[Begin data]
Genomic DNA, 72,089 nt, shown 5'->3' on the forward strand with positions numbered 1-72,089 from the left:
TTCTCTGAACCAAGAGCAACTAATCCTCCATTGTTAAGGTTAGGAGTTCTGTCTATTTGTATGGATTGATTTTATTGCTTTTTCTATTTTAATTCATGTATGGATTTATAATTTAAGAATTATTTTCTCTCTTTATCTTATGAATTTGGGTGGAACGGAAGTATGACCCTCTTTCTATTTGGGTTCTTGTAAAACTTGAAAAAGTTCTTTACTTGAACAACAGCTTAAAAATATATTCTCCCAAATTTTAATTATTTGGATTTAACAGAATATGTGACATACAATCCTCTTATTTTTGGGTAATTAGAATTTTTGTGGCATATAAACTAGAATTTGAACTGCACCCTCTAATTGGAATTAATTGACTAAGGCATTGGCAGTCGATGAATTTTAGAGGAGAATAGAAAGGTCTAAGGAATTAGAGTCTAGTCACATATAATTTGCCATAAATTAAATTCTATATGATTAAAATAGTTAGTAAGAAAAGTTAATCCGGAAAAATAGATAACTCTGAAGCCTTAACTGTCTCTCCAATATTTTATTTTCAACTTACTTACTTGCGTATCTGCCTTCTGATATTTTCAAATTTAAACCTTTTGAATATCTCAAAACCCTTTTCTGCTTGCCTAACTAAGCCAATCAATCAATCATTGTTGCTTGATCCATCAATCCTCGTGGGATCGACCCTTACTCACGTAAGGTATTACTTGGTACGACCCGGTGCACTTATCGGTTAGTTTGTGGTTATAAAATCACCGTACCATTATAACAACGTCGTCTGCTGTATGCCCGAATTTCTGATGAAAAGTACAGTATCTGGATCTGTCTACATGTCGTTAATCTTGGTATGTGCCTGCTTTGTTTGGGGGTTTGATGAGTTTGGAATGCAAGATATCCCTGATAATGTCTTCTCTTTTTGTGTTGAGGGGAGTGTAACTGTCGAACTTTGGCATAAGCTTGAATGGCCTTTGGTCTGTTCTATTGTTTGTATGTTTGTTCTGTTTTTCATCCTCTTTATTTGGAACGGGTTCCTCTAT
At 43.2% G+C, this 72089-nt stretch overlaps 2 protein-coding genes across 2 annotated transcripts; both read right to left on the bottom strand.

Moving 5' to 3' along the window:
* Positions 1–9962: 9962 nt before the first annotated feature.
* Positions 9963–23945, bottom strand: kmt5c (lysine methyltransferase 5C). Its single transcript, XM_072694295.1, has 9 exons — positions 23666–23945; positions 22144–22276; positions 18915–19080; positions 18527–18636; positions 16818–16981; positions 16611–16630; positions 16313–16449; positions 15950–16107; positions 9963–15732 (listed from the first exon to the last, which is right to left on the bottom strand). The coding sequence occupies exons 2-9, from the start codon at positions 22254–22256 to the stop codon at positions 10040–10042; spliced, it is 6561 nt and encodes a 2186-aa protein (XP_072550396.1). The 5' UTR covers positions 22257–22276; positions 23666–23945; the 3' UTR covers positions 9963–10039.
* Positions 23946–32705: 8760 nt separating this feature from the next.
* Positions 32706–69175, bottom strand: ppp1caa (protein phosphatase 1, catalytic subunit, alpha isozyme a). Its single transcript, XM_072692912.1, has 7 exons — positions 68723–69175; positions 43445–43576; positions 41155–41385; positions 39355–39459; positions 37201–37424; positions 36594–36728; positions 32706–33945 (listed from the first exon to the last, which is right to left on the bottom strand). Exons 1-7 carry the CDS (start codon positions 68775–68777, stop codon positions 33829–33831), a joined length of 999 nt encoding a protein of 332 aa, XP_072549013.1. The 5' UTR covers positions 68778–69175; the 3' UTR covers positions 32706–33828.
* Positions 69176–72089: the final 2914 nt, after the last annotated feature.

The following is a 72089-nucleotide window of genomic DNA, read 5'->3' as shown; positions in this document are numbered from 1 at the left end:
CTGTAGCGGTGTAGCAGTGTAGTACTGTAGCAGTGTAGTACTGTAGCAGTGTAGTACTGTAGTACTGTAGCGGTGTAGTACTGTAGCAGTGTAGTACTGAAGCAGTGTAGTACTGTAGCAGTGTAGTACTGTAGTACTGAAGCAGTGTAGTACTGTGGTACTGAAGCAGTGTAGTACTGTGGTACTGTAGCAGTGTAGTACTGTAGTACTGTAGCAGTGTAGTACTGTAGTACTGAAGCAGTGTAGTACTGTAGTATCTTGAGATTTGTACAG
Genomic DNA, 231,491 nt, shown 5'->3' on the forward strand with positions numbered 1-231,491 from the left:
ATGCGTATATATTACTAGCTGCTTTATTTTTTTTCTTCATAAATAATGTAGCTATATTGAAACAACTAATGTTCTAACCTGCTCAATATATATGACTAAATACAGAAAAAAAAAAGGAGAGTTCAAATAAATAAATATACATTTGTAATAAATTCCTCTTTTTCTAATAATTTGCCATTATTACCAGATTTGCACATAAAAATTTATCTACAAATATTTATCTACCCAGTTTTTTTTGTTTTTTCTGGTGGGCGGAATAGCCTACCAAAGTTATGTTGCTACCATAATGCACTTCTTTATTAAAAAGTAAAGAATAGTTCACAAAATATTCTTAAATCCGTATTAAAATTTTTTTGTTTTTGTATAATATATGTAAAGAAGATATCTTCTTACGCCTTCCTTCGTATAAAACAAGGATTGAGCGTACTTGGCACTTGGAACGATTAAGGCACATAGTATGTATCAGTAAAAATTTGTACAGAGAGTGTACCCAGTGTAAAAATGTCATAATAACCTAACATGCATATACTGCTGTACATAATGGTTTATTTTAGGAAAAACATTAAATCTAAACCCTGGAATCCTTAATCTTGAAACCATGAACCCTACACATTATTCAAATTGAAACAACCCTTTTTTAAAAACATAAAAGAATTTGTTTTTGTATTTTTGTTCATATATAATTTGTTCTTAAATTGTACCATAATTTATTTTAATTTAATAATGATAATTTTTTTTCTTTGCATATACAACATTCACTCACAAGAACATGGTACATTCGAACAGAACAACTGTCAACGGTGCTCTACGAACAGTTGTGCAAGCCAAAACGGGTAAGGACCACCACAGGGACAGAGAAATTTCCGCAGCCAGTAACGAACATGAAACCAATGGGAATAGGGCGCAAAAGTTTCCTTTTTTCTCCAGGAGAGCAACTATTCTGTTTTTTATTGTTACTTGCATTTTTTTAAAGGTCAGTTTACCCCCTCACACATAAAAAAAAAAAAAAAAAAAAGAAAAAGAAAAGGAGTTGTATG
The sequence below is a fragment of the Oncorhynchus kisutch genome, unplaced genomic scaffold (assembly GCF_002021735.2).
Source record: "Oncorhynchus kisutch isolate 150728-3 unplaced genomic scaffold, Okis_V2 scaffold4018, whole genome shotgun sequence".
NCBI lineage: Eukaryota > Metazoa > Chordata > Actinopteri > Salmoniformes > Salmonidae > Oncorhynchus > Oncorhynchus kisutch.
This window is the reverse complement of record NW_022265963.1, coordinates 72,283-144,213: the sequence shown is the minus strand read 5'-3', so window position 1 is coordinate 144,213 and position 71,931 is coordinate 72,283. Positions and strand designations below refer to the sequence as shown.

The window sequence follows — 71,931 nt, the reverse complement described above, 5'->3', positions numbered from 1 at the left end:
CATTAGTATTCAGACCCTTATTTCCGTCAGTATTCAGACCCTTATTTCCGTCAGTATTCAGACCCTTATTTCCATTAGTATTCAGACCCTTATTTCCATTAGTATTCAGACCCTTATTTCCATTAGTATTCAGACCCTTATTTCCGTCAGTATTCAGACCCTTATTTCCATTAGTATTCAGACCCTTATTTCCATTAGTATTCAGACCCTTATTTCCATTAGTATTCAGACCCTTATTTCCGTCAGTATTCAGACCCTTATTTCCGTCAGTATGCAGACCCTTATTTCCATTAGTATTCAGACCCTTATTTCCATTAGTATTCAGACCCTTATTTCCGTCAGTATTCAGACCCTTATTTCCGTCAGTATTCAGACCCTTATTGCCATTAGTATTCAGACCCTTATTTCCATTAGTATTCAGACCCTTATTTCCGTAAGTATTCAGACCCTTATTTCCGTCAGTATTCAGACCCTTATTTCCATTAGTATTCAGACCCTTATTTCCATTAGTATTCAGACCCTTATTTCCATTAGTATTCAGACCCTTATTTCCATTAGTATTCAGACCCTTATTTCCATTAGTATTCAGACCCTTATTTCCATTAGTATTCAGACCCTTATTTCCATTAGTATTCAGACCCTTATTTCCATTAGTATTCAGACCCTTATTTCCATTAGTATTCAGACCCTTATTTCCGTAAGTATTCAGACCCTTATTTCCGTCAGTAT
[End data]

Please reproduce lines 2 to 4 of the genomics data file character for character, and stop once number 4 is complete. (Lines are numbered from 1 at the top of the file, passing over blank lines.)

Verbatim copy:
TTCTCTGAACCAAGAGCAACTAATCCTCCATTGTTAAGGTTAGGAGTTCTGTCTATTTGTATGGATTGATTTTATTGCTTTTTCTATTTTAATTCATGTATGGATTTATAATTTAAGAATTATTTTCTCTCTTTATCTTATGAATTTGGGTGGAACGGAAGTATGACCCTCTTTCTATTTGGGTTCTTGTAAAACTTGAAAAAGTTCTTTACTTGAACAACAGCTTAAAAATATATTCTCCCAAATTTTAATTATTTGGATTTAACAGAATATGTGACATACAATCCTCTTATTTTTGGGTAATTAGAATTTTTGTGGCATATAAACTAGAATTTGAACTGCACCCTCTAATTGGAATTAATTGACTAAGGCATTGGCAGTCGATGAATTTTAGAGGAGAATAGAAAGGTCTAAGGAATTAGAGTCTAGTCACATATAATTTGCCATAAATTAAATTCTATATGATTAAAATAGTTAGTAAGAAAAGTTAATCCGGAAAAATAGATAACTCTGAAGCCTTAACTGTCTCTCCAATATTTTATTTTCAACTTACTTACTTGCGTATCTGCCTTCTGATATTTTCAAATTTAAACCTTTTGAATATCTCAAAACCCTTTTCTGCTTGCCTAACTAAGCCAATCAATCAATCATTGTTGCTTGATCCATCAATCCTCGTGGGATCGACCCTTACTCACGTAAGGTATTACTTGGTACGACCCGGTGCACTTATCGGTTAGTTTGTGGTTATAAAATCACCGTACCATTATAACAACGTCGTCTGCTGTATGCCCGAATTTCTGATGAAAAGTACAGTATCTGGATCTGTCTACATGTCGTTAATCTTGGTATGTGCCTGCTTTGTTTGGGGGTTTGATGAGTTTGGAATGCAAGATATCCCTGATAATGTCTTCTCTTTTTGTGTTGAGGGGAGTGTAACTGTCGAACTTTGGCATAAGCTTGAATGGCCTTTGGTCTGTTCTATTGTTTGTATGTTTGTTCTGTTTTTCATCCTCTTTATTTGGAACGGGTTCCTCTAT
At 43.2% G+C, this 72089-nt stretch overlaps 2 protein-coding genes across 2 annotated transcripts; both read right to left on the bottom strand.

Moving 5' to 3' along the window: